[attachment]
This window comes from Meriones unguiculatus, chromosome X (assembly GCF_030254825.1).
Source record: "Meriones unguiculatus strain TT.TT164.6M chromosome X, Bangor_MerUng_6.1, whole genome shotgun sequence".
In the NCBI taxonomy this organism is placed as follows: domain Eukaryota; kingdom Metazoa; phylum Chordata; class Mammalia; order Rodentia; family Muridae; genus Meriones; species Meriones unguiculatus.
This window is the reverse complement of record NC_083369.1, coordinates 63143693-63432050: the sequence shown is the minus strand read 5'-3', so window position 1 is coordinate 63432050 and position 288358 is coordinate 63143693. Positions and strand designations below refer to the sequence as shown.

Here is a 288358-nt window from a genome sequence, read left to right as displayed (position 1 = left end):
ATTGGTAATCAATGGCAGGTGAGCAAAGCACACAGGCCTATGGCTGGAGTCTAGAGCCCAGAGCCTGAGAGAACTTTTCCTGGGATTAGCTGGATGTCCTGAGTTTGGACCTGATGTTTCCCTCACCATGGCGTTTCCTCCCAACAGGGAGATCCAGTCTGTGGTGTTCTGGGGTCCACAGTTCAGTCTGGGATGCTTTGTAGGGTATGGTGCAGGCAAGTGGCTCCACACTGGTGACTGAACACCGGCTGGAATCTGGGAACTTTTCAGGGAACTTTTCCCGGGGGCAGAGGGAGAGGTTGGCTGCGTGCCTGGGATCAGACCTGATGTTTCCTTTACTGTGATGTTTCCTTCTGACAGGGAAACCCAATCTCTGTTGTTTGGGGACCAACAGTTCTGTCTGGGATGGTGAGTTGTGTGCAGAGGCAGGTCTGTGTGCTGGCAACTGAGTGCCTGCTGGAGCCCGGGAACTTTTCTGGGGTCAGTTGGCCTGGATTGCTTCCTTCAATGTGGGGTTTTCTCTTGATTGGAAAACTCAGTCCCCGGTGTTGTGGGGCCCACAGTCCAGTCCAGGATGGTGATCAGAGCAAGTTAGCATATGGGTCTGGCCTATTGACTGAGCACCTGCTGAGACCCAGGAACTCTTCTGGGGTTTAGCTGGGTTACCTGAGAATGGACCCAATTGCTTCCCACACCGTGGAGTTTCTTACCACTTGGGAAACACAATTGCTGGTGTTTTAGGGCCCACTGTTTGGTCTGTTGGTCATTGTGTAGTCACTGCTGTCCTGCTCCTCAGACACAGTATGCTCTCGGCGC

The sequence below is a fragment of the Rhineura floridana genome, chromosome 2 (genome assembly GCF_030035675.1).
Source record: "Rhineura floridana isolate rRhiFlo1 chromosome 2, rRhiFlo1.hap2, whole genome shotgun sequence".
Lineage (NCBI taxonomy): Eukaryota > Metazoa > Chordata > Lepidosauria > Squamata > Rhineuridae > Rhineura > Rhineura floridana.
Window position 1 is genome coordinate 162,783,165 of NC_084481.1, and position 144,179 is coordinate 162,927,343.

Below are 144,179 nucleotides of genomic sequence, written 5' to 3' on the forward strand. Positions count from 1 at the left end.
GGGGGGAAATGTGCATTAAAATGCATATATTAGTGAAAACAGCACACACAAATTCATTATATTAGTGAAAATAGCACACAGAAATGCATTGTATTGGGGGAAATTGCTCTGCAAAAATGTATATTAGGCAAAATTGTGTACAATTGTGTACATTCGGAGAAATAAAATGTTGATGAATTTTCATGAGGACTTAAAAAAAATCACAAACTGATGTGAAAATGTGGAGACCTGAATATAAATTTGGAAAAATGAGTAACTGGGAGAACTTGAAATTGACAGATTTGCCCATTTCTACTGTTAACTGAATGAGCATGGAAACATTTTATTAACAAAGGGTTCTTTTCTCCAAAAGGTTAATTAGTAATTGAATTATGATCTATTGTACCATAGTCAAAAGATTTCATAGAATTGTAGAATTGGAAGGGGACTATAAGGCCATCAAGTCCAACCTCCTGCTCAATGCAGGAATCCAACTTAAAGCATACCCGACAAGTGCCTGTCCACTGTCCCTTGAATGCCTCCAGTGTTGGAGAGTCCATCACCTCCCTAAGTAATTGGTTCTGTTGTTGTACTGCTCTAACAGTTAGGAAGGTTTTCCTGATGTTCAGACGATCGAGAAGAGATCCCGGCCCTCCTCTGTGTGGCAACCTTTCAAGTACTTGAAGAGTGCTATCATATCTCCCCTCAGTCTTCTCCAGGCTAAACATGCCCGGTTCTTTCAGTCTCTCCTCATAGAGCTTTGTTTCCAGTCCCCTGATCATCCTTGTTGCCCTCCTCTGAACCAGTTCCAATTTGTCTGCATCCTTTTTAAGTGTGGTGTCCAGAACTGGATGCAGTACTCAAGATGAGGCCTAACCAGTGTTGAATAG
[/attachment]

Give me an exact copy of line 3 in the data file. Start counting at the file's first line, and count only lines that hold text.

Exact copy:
In the NCBI taxonomy this organism is placed as follows: domain Eukaryota; kingdom Metazoa; phylum Chordata; class Mammalia; order Rodentia; family Muridae; genus Meriones; species Meriones unguiculatus.